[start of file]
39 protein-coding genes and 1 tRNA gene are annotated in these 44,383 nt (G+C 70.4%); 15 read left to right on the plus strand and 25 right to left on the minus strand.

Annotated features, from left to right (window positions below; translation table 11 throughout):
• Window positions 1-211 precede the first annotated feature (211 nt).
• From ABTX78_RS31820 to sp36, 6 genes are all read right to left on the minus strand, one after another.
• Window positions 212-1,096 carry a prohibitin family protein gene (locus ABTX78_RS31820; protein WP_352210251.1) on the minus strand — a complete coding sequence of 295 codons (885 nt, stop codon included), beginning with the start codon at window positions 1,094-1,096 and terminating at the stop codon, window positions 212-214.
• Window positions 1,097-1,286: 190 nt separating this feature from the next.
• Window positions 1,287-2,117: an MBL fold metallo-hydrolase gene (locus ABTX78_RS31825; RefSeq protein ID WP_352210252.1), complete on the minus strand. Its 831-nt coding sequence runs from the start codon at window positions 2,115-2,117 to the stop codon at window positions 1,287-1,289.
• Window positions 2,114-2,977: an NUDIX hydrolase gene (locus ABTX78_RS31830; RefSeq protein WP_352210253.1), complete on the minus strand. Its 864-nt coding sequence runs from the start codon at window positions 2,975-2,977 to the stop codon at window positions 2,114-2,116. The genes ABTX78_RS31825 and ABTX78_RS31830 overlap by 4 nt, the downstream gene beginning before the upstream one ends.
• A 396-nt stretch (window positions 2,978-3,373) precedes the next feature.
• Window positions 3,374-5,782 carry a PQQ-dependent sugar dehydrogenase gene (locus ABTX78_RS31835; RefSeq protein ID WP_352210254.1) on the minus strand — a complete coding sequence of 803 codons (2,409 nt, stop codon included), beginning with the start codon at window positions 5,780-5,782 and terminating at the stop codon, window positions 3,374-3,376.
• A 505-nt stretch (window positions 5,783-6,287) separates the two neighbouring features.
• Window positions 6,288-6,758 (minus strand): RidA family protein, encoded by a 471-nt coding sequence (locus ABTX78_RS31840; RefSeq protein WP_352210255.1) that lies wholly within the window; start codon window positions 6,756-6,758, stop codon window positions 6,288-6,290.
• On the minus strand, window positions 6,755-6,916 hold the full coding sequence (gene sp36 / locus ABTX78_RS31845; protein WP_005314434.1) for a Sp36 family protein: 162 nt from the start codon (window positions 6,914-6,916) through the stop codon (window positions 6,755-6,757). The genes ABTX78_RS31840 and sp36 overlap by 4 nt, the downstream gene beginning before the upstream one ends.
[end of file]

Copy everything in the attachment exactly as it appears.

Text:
39 protein-coding genes and 1 tRNA gene are annotated in these 44,383 nt (G+C 70.4%); 15 read left to right on the plus strand and 25 right to left on the minus strand.

Annotated features, from left to right (window positions below; translation table 11 throughout):
• Window positions 1-211 precede the first annotated feature (211 nt).
• From ABTX78_RS31820 to sp36, 6 genes are all read right to left on the minus strand, one after another.
• Window positions 212-1,096 carry a prohibitin family protein gene (locus ABTX78_RS31820; protein WP_352210251.1) on the minus strand — a complete coding sequence of 295 codons (885 nt, stop codon included), beginning with the start codon at window positions 1,094-1,096 and terminating at the stop codon, window positions 212-214.
• Window positions 1,097-1,286: 190 nt separating this feature from the next.
• Window positions 1,287-2,117: an MBL fold metallo-hydrolase gene (locus ABTX78_RS31825; RefSeq protein ID WP_352210252.1), complete on the minus strand. Its 831-nt coding sequence runs from the start codon at window positions 2,115-2,117 to the stop codon at window positions 1,287-1,289.
• Window positions 2,114-2,977: an NUDIX hydrolase gene (locus ABTX78_RS31830; RefSeq protein WP_352210253.1), complete on the minus strand. Its 864-nt coding sequence runs from the start codon at window positions 2,975-2,977 to the stop codon at window positions 2,114-2,116. The genes ABTX78_RS31825 and ABTX78_RS31830 overlap by 4 nt, the downstream gene beginning before the upstream one ends.
• A 396-nt stretch (window positions 2,978-3,373) precedes the next feature.
• Window positions 3,374-5,782 carry a PQQ-dependent sugar dehydrogenase gene (locus ABTX78_RS31835; RefSeq protein ID WP_352210254.1) on the minus strand — a complete coding sequence of 803 codons (2,409 nt, stop codon included), beginning with the start codon at window positions 5,780-5,782 and terminating at the stop codon, window positions 3,374-3,376.
• A 505-nt stretch (window positions 5,783-6,287) separates the two neighbouring features.
• Window positions 6,288-6,758 (minus strand): RidA family protein, encoded by a 471-nt coding sequence (locus ABTX78_RS31840; RefSeq protein WP_352210255.1) that lies wholly within the window; start codon window positions 6,756-6,758, stop codon window positions 6,288-6,290.
• On the minus strand, window positions 6,755-6,916 hold the full coding sequence (gene sp36 / locus ABTX78_RS31845; protein WP_005314434.1) for a Sp36 family protein: 162 nt from the start codon (window positions 6,914-6,916) through the stop codon (window positions 6,755-6,757). The genes ABTX78_RS31840 and sp36 overlap by 4 nt, the downstream gene beginning before the upstream one ends.